Polls have shown that religious audiences care a lot about whether a Bible film is “biblically accurate.” This is a difficult phrase to use when one is talking about taking a story from one medium (literature) to another (film), but I understand the sentiment. Religious moviegoers want the film to be recognizable or to “feel” like the story as they know it.
“Exodus” has now been in theaters for a week, and many religious bloggers have pointed to the ways in which the film deviates from the text. Now I’m no purist when it comes to Bible films, and I appreciate meaningful artistic flourishes. But I have still compiled a compendium of where the film fails to get the story straight. Readers can judge whether they believe the error is problematic or not.
1. Moses: Orator or Stammerer?
The bible describes Moses as ineloquent and “slow of speech and tongue.” But in the movie, he is a courageous and capable communicator. He even gives a rousing speech as the sea parts reminiscent of Braveheart.
2. Fleeing For The Wrong Reason
In the biblical narrative, Moses murders an Egyptian who is beating a Hebrew slave and hides the corpse in the sand. In the movie, he kills an Egyptian for no reason and leaves the corpse in the street. In the biblical narrative, Moses flees Egypt when his murderous act becomes known. In the film, he flees when Pharaoh suspicions that he may have been born a Hebrew.
3. Boy, Not Bush
In the Bible, Moses sees a burning bush and, when he investigates, God speaks from within the bush. The film opts instead for a scene that depicts God in a somewhat schizophrenic way. Moses wakes from a terrible accident to see a bush mysteriously on fire and next to it is a young boy who speaks as if God. Director Ridley Scott told me that the boy is “Malak” or a “messenger” of God rather than the Almighty. But the boy uses the famous “I Am” line to take on the divine name, so religious audiences will be excused for their confusion.
4. A Society in Self-Tanner
There has been much hullabaloo over the film’s race problem—that is, there are almost no people of color in the film except in some smaller roles. Instead, we get a cast of white Western actors playing a society of people who would undeniably have had dark skin. Sigourney Weaver—hold your laughter—plays a African queen.
5. Prince of Egypt Mythology
There is some extra-biblical mythology that has emerged in some modern retellings of Exodus in which Moses grows up as Pharaoh’s son and the brother of the future Pharaoh. This allows for a sub-narrative of sibling rivalry that spices up the story. Bu there is little biblical support for such a thing. In actuality, the text says Moses grew up as the son of Pharaoh’s daughter or Pharaoh’s grandson. The man cast as Moses brother–the original Pharaoh’s son–in the film would likely have been Moses’ uncle. Regardless, there is no mention of anything resembling “sibling rivalry” in the text itself.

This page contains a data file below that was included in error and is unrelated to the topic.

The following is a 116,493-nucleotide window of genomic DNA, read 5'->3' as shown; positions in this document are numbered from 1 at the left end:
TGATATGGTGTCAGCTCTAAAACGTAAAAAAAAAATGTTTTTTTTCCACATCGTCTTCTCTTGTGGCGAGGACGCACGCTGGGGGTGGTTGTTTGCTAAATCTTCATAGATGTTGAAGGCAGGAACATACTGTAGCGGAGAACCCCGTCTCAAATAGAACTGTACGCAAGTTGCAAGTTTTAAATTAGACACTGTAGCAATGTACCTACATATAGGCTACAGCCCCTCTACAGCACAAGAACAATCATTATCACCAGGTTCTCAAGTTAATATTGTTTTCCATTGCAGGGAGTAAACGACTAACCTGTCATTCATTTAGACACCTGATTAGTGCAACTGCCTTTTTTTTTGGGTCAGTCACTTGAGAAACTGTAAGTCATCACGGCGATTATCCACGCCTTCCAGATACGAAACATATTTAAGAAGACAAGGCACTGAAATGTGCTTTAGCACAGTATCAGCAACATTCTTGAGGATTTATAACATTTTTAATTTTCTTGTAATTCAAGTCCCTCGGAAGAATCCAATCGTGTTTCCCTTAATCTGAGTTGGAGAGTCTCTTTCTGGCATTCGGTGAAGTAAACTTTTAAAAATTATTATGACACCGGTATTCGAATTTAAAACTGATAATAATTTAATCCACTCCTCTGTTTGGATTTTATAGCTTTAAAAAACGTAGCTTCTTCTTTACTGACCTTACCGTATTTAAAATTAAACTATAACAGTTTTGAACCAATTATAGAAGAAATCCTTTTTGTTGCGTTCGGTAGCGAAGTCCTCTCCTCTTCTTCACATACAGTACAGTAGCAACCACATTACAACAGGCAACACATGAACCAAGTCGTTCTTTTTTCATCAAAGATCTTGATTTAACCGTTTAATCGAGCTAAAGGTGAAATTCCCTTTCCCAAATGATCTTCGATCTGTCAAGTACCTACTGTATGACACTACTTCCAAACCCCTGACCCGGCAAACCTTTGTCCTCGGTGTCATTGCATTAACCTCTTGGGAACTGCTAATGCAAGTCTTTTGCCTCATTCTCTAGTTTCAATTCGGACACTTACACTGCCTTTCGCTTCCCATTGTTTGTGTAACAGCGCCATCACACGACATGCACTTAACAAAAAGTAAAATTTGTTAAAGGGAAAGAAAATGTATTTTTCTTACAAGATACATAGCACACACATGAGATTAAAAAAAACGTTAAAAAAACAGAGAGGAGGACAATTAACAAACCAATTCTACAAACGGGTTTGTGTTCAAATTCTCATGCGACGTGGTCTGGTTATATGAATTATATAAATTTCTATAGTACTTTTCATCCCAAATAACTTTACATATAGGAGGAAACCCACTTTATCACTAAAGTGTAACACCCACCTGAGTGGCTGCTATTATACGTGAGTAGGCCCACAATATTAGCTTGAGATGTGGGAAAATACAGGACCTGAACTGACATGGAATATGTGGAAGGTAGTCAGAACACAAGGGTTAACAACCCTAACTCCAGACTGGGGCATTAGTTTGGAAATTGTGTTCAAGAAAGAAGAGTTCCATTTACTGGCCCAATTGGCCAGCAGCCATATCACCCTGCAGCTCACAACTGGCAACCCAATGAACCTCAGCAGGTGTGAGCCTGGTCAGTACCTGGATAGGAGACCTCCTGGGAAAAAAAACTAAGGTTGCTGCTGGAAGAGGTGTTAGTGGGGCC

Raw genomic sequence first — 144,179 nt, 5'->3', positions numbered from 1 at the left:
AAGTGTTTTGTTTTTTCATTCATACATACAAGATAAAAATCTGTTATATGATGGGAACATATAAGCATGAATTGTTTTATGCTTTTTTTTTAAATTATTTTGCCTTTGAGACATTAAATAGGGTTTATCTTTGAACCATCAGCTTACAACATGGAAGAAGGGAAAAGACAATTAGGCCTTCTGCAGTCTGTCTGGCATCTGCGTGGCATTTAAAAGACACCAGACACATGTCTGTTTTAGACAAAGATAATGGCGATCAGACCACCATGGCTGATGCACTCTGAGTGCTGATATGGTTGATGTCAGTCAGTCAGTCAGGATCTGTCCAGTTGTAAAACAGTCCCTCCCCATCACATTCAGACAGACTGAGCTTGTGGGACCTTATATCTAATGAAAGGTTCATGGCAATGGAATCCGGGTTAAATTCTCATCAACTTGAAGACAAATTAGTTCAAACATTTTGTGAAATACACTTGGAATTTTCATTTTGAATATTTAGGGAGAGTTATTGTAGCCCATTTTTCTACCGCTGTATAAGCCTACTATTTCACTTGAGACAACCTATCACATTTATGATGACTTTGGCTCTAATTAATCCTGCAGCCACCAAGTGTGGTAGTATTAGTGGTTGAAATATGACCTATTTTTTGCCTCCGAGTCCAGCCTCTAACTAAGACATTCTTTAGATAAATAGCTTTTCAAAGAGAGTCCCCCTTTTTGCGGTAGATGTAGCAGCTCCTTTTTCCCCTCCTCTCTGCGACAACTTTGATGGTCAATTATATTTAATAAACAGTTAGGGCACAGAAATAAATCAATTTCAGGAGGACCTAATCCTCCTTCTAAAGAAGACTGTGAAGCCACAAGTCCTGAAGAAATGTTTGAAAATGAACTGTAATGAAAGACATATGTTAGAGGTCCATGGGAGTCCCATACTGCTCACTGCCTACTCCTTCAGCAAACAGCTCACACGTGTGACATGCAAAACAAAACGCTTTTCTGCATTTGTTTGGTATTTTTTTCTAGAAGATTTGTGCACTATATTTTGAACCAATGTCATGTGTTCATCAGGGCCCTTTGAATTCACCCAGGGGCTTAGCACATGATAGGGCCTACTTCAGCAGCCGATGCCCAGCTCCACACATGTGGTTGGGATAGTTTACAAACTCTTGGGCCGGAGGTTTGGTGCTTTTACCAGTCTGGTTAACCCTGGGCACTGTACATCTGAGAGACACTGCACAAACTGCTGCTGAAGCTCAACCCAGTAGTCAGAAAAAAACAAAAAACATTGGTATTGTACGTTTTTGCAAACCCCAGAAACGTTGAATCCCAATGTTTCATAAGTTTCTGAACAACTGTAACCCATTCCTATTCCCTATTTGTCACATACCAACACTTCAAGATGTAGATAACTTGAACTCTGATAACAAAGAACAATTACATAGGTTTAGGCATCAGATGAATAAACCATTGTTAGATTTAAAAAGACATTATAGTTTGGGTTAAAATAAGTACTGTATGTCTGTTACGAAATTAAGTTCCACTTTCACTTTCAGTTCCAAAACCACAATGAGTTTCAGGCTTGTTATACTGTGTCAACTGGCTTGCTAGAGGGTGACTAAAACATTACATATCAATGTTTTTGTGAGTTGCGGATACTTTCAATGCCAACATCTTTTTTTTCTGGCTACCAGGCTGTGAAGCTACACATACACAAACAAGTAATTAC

6. Jewish Freedom-Fighters
The Bible casts Moses as a messenger who lets God handle the destruction. The film casts him as something of a violent liberator that trains the Hebrew slaves to fight like Kevin Costner in Robin Hood: Prince of Thieves. His protégés end up burning fields and killing sailors, waging a war of attrition. A scene where he leads a band of guerrilla fighters to blow up an Egyptian storehouse is especially odd.
7. A Staffing Problem
The staff of Moses is not just folklore. It is a prominent part of the biblical narrative. But Moses’ iconic staff is absent in the film. Instead, he wields an Egyptian sword, which plays a central role in the sea-parting miracle.
8. Only Two Announcements
In the Bible, Moses and Aaron announce or administer each of the plagues before Pharaoh. In the film, Moses has a nighttime encounter with Pharaoh before the first plague and offers a vague warning before the last. How do they know that God may be behind it all? A mysterious horse shows up with the message painted on its ribcage. Seriously.
9. The Crocodile Plague (and the seven, err, eight others)
In the Bible narrative, God uses Aaron to transform the Nile by stretching his rod over the waters. In the film, this never happens. Instead, hundreds of crocodiles seem to go insane. In a violent frenzy they kill themselves and others and their blood turns the Nile red. Also, the film depicts eight or nine plagues, depending on what you count. Ten plagues are mentioned in the Bible.
10. Pharaoh Survives
In the Bible, God says that victory will be obtained “through Pharaoh, his chariots and his horsemen” being destroyed in the sea. After the miracle, the text says that “not one of [the Egyptians] survived.” But in the film, Pharaoh somehow survives the crushing weight of the water wall. Who knows…maybe Scott is setting us up for an epic extra-biblical sequel.
Did I miss any? If so, add them below in the comment section.